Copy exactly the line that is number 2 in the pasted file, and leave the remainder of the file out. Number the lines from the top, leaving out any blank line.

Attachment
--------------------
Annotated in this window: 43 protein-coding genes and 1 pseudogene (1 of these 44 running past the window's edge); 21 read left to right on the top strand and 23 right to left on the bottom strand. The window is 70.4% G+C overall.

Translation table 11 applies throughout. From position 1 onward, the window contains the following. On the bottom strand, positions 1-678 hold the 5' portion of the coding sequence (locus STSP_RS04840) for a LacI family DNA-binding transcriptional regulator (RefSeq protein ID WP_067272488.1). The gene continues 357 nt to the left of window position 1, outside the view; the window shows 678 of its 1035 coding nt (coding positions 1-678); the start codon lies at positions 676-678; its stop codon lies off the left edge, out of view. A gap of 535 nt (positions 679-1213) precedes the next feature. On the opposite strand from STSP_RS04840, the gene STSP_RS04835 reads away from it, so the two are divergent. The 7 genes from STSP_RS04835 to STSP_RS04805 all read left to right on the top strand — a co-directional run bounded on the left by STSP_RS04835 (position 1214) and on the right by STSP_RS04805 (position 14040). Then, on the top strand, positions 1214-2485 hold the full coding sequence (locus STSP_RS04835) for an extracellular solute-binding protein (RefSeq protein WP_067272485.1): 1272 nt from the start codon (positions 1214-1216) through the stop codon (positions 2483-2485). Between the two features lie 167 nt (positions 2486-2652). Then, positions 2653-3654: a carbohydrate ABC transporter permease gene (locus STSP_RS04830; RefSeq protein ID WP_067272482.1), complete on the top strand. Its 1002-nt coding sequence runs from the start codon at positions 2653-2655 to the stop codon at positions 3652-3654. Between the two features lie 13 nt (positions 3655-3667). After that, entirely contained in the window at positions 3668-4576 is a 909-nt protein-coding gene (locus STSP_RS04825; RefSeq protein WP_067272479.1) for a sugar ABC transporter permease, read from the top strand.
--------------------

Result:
Translation table 11 applies throughout. From position 1 onward, the window contains the following. On the bottom strand, positions 1-678 hold the 5' portion of the coding sequence (locus STSP_RS04840) for a LacI family DNA-binding transcriptional regulator (RefSeq protein ID WP_067272488.1). The gene continues 357 nt to the left of window position 1, outside the view; the window shows 678 of its 1035 coding nt (coding positions 1-678); the start codon lies at positions 676-678; its stop codon lies off the left edge, out of view. A gap of 535 nt (positions 679-1213) precedes the next feature. On the opposite strand from STSP_RS04840, the gene STSP_RS04835 reads away from it, so the two are divergent. The 7 genes from STSP_RS04835 to STSP_RS04805 all read left to right on the top strand — a co-directional run bounded on the left by STSP_RS04835 (position 1214) and on the right by STSP_RS04805 (position 14040). Then, on the top strand, positions 1214-2485 hold the full coding sequence (locus STSP_RS04835) for an extracellular solute-binding protein (RefSeq protein WP_067272485.1): 1272 nt from the start codon (positions 1214-1216) through the stop codon (positions 2483-2485). Between the two features lie 167 nt (positions 2486-2652). Then, positions 2653-3654: a carbohydrate ABC transporter permease gene (locus STSP_RS04830; RefSeq protein ID WP_067272482.1), complete on the top strand. Its 1002-nt coding sequence runs from the start codon at positions 2653-2655 to the stop codon at positions 3652-3654. Between the two features lie 13 nt (positions 3655-3667). After that, entirely contained in the window at positions 3668-4576 is a 909-nt protein-coding gene (locus STSP_RS04825; RefSeq protein WP_067272479.1) for a sugar ABC transporter permease, read from the top strand.